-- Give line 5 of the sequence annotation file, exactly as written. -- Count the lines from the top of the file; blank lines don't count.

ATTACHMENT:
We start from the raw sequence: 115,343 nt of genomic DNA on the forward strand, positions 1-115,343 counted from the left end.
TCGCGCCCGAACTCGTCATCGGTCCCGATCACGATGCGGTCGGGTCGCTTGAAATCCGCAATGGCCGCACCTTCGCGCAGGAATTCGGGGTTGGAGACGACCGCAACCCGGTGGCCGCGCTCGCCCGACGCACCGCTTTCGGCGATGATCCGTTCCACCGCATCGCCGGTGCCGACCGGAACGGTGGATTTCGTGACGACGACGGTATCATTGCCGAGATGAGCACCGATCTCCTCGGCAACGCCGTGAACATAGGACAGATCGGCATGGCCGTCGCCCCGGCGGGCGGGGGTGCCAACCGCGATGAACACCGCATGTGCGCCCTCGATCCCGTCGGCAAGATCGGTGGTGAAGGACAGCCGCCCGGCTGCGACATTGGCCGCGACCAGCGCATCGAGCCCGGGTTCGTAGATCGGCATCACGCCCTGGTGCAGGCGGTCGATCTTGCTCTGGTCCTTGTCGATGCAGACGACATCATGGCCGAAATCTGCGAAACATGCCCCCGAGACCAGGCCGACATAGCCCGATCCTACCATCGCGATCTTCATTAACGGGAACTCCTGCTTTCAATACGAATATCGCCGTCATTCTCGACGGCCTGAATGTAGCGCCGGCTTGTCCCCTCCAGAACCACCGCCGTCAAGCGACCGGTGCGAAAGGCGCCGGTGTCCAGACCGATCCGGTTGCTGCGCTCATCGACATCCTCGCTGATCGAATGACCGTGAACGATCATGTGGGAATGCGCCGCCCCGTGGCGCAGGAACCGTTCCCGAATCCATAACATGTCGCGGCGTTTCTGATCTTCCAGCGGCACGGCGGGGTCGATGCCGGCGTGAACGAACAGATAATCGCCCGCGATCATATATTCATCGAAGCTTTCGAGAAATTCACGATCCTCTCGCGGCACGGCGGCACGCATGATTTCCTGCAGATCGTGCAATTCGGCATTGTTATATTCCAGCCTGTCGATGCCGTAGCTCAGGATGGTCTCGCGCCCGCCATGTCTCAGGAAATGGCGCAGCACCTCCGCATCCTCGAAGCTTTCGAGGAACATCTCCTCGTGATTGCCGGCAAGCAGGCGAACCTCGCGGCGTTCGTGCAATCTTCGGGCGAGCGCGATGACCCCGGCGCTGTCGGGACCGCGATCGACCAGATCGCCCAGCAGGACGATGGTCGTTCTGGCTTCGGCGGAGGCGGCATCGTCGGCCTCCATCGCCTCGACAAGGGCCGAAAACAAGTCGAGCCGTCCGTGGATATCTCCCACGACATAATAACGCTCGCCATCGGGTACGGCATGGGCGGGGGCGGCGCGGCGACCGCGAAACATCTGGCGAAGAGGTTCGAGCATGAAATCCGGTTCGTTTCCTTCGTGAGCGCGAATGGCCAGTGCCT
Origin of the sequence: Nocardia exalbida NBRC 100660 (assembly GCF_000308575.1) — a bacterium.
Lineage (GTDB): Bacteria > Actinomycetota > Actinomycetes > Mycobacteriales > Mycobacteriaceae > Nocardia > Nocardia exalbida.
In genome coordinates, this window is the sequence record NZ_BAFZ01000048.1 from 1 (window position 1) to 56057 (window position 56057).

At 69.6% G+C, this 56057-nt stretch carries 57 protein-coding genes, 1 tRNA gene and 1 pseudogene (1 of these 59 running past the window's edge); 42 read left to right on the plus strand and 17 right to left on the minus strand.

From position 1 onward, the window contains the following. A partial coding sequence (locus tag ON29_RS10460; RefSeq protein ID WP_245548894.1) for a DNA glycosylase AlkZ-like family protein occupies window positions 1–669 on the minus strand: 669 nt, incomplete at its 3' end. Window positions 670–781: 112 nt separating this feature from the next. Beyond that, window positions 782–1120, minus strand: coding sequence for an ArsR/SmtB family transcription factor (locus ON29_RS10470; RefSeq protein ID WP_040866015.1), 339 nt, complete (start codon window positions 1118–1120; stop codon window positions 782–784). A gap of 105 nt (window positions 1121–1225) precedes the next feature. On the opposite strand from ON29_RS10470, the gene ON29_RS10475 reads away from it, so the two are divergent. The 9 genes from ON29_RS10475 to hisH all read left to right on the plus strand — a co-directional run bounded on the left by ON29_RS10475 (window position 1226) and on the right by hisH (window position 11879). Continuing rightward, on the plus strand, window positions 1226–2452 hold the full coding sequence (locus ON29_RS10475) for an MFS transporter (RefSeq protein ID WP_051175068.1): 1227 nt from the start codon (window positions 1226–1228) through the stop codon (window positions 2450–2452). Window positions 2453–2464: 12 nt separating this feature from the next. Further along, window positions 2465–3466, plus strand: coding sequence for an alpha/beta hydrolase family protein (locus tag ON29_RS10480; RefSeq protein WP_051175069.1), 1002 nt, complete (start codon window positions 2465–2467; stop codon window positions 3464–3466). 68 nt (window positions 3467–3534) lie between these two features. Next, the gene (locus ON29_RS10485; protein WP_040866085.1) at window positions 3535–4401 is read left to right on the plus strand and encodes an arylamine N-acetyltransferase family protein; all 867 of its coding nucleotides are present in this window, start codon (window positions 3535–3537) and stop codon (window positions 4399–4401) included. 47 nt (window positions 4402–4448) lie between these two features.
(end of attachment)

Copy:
In genome coordinates, this window is the sequence record NZ_BAFZ01000048.1 from 1 (window position 1) to 56057 (window position 56057).